BookTok: Helping a Generation Rekindle its Love for Reading
I remember the first time I went to the school library in first grade. Now, having grown up in a family of ravenous readers, this was not my first time in a library. But somehow, the school library was even more magical than the public ones, and I fell in love with it. The magic continued, and my love for the atmosphere of libraries grew in middle school, as did my love for reading and trying new genres.
Summer reading assignments began the summer before 7th grade, the first year of middle school in my school district. That first year, I chose Ender’s Game off the assigned reading list; the book had just been turned into a movie, and it sounded interesting enough. Almost immediately, my interest turned to indifference, and I hated that I had to read something off a list that summer. To this day, I cannot tell you what Ender’s Game was about, but when asked if I liked it, my answer is, “No, not at all.”
In talking to other people in their early 20s, I find that many of us had this similar experience of intrinsically loving reading when we were little, then learning to hate it as we continued through our school system. I have had so many friends say to me, “I wish I still liked reading,” and though I personally never stopped reading for fun, I went through a significant period where I did not want to read, I just felt like I should. And for so long, it seemed like maybe the time for us to be enthralled by the magic of libraries and the smell of new books was over. Then, there was BookTok.
BookTok is the side of the popular video sharing app TikTok where avid readers share book recommendations as well as reviews about their recent reads. The TikTok algorithm is impressively good at showing content to the audiences it was made for, and BookTok content is no exception. I found out about BookTok from Haley Pham, a popular YouTuber, who began trying to achieve the “dark academia” aesthetic in mid-2021. I watched Pham’s video about books she planned to read based on TikTok recommendations, and after I listened to the descriptions of some of these viral TikTok recommended books… I had to see what all the excitement was about.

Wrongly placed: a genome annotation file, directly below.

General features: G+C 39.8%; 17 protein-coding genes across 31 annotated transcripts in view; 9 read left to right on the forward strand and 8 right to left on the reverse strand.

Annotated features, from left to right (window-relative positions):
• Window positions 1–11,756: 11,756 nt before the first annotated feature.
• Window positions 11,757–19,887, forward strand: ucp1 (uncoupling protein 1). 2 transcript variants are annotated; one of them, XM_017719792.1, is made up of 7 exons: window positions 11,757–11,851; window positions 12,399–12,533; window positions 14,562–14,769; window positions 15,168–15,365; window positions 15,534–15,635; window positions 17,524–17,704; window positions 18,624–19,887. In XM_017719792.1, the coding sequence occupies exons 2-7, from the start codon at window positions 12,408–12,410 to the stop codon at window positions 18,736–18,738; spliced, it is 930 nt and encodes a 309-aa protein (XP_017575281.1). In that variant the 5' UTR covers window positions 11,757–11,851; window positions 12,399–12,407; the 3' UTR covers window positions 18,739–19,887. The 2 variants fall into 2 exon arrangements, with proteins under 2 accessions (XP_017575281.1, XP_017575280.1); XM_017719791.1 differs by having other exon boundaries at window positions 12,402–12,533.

I started my BookTok journey by reading The Seven Husbands of Evelyn Hugo, and while yes, I had never stopped reading for fun, reading this viral book was one of the best decisions I have ever made. It wasn’t a book I would have chosen off of the shelves for myself if I had not seen it recommended so many times, but I had fun reading it. I tried more book recommendations: Beach Read by Emily Henry, Outlawed by Anna North, and The Inheritance Games by Jennifer Lynn Barnes. I loved each one of them, and I loved the way I felt transported into the stories; I was falling back in love with reading, the magic was coming back.
Our public school system, admittedly flawed in many ways, tried to encourage reading. I have no doubt that they thought that requiring specific books for summer reading was a great way to help students cultivate their love for it. However, it had the opposite effect. I believe the thinking behind the summer reading curriculum was to encourage us to look up from our iPods and Xboxes and read something instead. In an ironic turn of events, it’s been a social media platform that has helped Gen Z rekindle their love for reading. After countless hours of scrolling and swiping, we have rediscovered how fun reading can be.
When we first started reading, it was not because we had to do an assignment for school; it was not because we were forced to. It was because it was an activity that we enjoyed, that transported us to new worlds and lives. But then it became a chore, and it wasn’t exciting anymore. It seems now, though, in our age of Pinterest boards and cultivating aesthetically pleasing lives for ourselves, that reading is exciting again. Not just because it fits our dark academia, Rory Gilmore-esque aesthetic, but because it’s comforting. It’s now not only a way to relax, but to also escape our worlds and enter new ones, and a way to reconnect with our inner child. To fall back in love with the magic of books and unlearn the mentality that public schools ingrained in us about reading.
I was skeptical that BookTok would help me love reading again, but it genuinely has. If you have thought to yourself lately, “I wish I still liked reading,” I encourage you to take a look at the BookTok hashtag and begin to love reading again.